Fortunately, COVID was a mixed blessing of pain and pleasure, a bit like Socrates’ two-bodied animal of old. “If [a person] pursues and catches the one, he is almost always bound to catch the other also, like two creatures with one head,” that ancient teacher says in Plato’s Phaedo. I warmly welcomed the new rhythms of working from home like long-absent family. I began to see my wife and daughters so much more. This was and continues to be a miracle as great and unexpected for me as the parting of the Red Sea was for the Children of Israel.

My return to work in March 2022 brings the opposite feeling. I’m consumed with an empty melancholy. The old familiar office space is gone, replaced by a new floor design, new colors, new cubicles, and chairs. What were once simple and quiet walks around Temple Square are complex and noisy affairs because of construction. The people I ate lunch with aren’t here; different teams come in on different days. 

Working in the office can be lonely. I’m left to walk down a hall of memories sealed behind glass.

‘Ye Shall Not Surely Die’

Losing familiar ground is just one of the many ways we taste death. One of the devil’s first lies to the first people on earth was that they would never die. To never die is to always walk on solid ground, to never change, to never need to adapt.

Indeed, many today live as though death doesn’t exist. We don’t like to think about it. We’d rather not talk about it. We hide it from view like dirty laundry. We cover it up like body odor. We are shocked when it happens. 

Yes, death is sad, a goodbye nobody wants to say. 

And yes, we mourn when those we love die (we are, in fact, commanded to do so). 

But we are wise to live with eyes wide open to the reality that everything—absolutely everything—dies. And that expiration can come anytime, anywhere.

The Book of Mormon and the King James Version of the Old Testament use an insightful phrase to describe death. When someone is about to die, they say they are going “the way of all the earth.” Everything on this planet—food, relationships, youth, health, people—expires. How should we interpret this depressing reality? Speaking in 2015 to Latter-day Saints in Moscow, then-Elder Russell M. Nelson provided a helpful frame. “God gave us a special gift,” he said. “It’s called the aging process—just to remind you that you’re temporarily here on planet Earth, because you’re one of His children, and He wants you to come home.”

As I creep toward 40, every day a little closer to that heavenly home, I see that my accumulating life experience yields a painful wisdom that is “more profitable than silver” and has “better returns than gold” (Proverbs 3:14, NIV). Insufferable people and social situations become less so when you grasp how brief are the various phases of life.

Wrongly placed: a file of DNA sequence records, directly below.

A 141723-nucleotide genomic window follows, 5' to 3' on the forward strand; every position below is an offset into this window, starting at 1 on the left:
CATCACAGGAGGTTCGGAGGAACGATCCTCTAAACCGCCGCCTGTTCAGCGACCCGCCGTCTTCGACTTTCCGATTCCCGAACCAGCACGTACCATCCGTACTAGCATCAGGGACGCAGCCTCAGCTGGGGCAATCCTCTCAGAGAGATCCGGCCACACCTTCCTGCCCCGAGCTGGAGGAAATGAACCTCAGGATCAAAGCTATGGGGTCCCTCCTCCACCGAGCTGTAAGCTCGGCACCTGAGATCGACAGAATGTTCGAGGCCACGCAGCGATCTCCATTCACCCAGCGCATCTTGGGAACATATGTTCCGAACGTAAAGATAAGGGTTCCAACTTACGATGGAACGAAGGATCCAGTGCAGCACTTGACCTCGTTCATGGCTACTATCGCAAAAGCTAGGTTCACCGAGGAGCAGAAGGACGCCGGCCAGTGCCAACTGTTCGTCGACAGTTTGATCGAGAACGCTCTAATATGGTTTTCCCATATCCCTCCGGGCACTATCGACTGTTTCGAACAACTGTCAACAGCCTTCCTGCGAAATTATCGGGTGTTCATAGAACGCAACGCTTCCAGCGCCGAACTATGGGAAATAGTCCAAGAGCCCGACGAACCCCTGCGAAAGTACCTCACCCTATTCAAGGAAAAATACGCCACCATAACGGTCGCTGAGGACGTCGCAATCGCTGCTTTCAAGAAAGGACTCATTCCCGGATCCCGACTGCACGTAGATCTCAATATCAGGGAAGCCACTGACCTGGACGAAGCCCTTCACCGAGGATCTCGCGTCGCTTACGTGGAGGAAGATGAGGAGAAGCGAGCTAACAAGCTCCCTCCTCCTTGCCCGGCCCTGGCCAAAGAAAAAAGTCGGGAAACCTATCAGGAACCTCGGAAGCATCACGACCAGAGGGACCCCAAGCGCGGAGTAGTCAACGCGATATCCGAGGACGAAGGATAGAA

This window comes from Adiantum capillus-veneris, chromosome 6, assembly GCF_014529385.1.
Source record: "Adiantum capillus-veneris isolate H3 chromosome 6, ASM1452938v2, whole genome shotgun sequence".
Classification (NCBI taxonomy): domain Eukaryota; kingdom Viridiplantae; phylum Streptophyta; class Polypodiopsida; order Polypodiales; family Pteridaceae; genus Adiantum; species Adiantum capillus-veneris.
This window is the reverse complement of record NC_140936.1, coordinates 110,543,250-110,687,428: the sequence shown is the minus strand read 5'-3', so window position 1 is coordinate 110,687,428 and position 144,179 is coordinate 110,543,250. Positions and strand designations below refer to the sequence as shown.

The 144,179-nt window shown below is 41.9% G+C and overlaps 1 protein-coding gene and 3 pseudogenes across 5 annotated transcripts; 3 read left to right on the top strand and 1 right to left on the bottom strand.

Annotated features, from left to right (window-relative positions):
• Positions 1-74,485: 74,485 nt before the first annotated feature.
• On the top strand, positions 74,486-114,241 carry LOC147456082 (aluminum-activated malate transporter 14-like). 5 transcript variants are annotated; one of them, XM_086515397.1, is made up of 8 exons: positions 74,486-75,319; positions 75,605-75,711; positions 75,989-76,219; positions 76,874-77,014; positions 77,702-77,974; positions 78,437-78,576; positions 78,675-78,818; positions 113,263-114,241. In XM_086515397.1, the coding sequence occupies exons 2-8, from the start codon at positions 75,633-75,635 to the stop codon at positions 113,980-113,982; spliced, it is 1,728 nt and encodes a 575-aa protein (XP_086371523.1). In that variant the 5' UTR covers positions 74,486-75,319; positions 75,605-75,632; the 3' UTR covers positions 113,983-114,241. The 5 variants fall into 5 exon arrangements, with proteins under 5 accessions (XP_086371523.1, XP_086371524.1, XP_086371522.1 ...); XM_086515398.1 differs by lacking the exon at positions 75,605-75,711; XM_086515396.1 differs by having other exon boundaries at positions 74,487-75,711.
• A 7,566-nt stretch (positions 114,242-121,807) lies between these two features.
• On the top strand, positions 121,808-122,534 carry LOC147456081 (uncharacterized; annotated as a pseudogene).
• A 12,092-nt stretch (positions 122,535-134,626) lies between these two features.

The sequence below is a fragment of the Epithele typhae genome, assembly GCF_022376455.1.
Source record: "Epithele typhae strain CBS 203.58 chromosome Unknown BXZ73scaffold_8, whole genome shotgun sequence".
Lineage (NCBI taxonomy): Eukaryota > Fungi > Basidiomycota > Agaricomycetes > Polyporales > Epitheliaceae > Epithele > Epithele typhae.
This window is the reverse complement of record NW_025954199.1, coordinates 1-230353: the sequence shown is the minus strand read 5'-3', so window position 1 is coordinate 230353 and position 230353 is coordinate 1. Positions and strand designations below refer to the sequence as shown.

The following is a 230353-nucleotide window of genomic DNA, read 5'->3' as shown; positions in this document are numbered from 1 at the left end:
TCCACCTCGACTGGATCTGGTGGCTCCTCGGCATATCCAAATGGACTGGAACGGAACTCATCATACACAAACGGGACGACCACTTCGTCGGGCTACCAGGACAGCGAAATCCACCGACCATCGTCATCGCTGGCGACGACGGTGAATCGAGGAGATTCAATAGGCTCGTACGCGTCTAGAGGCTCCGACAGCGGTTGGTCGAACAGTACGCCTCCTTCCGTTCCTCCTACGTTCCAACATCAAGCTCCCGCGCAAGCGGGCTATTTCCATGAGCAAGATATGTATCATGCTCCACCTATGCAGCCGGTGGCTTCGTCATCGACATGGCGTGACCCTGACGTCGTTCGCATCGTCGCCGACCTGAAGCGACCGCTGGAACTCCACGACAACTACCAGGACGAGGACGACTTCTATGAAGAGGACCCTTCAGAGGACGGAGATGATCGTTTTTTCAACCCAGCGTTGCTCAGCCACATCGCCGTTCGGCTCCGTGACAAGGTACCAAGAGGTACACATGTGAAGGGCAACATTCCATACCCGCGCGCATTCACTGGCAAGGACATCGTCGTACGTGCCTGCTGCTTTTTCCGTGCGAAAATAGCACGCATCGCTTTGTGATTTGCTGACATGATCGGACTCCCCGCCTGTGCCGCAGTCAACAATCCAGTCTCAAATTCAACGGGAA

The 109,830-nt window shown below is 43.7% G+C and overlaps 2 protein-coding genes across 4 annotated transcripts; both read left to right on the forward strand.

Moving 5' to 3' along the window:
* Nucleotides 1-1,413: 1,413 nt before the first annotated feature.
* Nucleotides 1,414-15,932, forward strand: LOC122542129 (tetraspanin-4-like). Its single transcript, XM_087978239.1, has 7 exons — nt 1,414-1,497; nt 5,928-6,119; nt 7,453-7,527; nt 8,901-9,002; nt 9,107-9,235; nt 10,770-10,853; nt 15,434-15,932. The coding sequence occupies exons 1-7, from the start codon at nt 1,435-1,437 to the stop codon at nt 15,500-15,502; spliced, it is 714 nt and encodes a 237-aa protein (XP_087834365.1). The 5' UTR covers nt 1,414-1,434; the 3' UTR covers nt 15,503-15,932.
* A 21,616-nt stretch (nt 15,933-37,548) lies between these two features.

So many hellos. 

So many goodbyes. 

I’m inclined to try a little harder, show a little more patience, and enjoy a little more of the moment.

As I did prior to the pandemic, I continue to wander around the Joseph Smith Memorial Building when my mind needs to stretch its legs. This building, a house to the ghosts of a century of memories, is a fitting place to mourn a dead past. The surrounding construction has reduced foot traffic considerably. It’s quieter now. My wanderings yield such poems:

Change makes me feel
naked as a branch in winter,
my pointy edges so real,
the soul ready to splinter. 

Everything we behold
has a birth
has a life
has a death—
it all runs out of breath. 

Childhood and teen years,
married life and careers.
We’re always changing gears,
moving to new spheres. 

I’m as impatient as Enoch:
When will the earth rest
and in quiet nest the blessed? 

That impossible time when
everything we behold
never grows old,
has infinite breath,
and no sign of death.

Count on it: The intensity of change of the past few years is but a drip of the oceans of upheaval yet ahead. That’s not such a scary thought when you see life as a school of experiences custom-designed for your eternal growth.

The intensity of change of the past few years is but a drip of the oceans of upheaval yet ahead.

Hence, the encouragement from President Russell M. Nelson to be proactive about that growth and seriously consider ways to “implement extraordinary measures—perhaps measures we have never taken before—to strengthen our personal spiritual foundations,” in much the same way this mighty temple’s foundations are being strengthened right before our eyes.

Until our world rests in millennial peace, the only reliable ground you and I will ever find is the Rock that is the life and teachings of Jesus Christ. But we ought also to count on this: Because God cares more about our growth than our comfort, even that solid stone is likely to sometimes feel like grumbling ground as we pass through difficult days. 

And that’s okay. Because, as Elder David A. Bednar once said, “everything about the gospel of Christ is about not staying the same. You can’t insist on doing things the way you’ve always done them and expect to progress.” 

So, in the words of President Nelson, “eat your vitamin pills, get your rest,” and prepare to grow some more.

About the author

Samuel B. Hislop

Samuel B. Hislop is a writer in Utah.